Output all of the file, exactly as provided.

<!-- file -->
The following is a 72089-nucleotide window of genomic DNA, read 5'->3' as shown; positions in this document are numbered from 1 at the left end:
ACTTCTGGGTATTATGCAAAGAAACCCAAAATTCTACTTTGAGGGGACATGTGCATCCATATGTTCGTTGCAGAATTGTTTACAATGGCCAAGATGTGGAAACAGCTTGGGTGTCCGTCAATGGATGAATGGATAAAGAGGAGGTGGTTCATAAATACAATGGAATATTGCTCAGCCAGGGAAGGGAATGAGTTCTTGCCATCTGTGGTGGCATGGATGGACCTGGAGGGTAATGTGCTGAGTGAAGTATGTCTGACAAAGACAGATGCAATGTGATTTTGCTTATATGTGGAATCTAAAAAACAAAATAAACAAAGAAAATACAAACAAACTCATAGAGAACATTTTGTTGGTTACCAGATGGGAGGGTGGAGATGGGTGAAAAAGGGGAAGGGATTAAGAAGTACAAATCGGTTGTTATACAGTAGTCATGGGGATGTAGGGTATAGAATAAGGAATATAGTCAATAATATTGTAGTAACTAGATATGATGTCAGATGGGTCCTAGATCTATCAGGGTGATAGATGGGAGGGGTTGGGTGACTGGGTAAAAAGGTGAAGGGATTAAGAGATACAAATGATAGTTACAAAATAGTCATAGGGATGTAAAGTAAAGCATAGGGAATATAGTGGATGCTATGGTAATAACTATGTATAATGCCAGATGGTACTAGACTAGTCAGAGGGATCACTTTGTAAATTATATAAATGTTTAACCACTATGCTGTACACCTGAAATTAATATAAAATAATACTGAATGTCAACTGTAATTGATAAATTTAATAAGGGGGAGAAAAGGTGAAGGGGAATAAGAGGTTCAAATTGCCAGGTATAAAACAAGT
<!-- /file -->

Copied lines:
The following is a 72089-nucleotide window of genomic DNA, read 5'->3' as shown; positions in this document are numbered from 1 at the left end:
ACTTCTGGGTATTATGCAAAGAAACCCAAAATTCTACTTTGAGGGGACATGTGCATCCATATGTTCGTTGCAGAATTGTTTACAATGGCCAAGATGTGGAAACAGCTTGGGTGTCCGTCAATGGATGAATGGATAAAGAGGAGGTGGTTCATAAATACAATGGAATATTGCTCAGCCAGGGAAGGGAATGAGTTCTTGCCATCTGTGGTGGCATGGATGGACCTGGAGGGTAATGTGCTGAGTGAAGTATGTCTGACAAAGACAGATGCAATGTGATTTTGCTTATATGTGGAATCTAAAAAACAAAATAAACAAAGAAAATACAAACAAACTCATAGAGAACATTTTGTTGGTTACCAGATGGGAGGGTGGAGATGGGTGAAAAAGGGGAAGGGATTAAGAAGTACAAATCGGTTGTTATACAGTAGTCATGGGGATGTAGGGTATAGAATAAGGAATATAGTCAATAATATTGTAGTAACTAGATATGATGTCAGATGGGTCCTAGATCTATCAGGGTGATAGATGGGAGGGGTTGGGTGACTGGGTAAAAAGGTGAAGGGATTAAGAGATACAAATGATAGTTACAAAATAGTCATAGGGATGTAAAGTAAAGCATAGGGAATATAGTGGATGCTATGGTAATAACTATGTATAATGCCAGATGGTACTAGACTAGTCAGAGGGATCACTTTGTAAATTATATAAATGTTTAACCACTATGCTGTACACCTGAAATTAATATAAAATAATACTGAATGTCAACTGTAATTGATAAATTTAATAAGGGGGAGAAAAGGTGAAGGGGAATAAGAGGTTCAAATTGCCAGGTATAAAACAAGT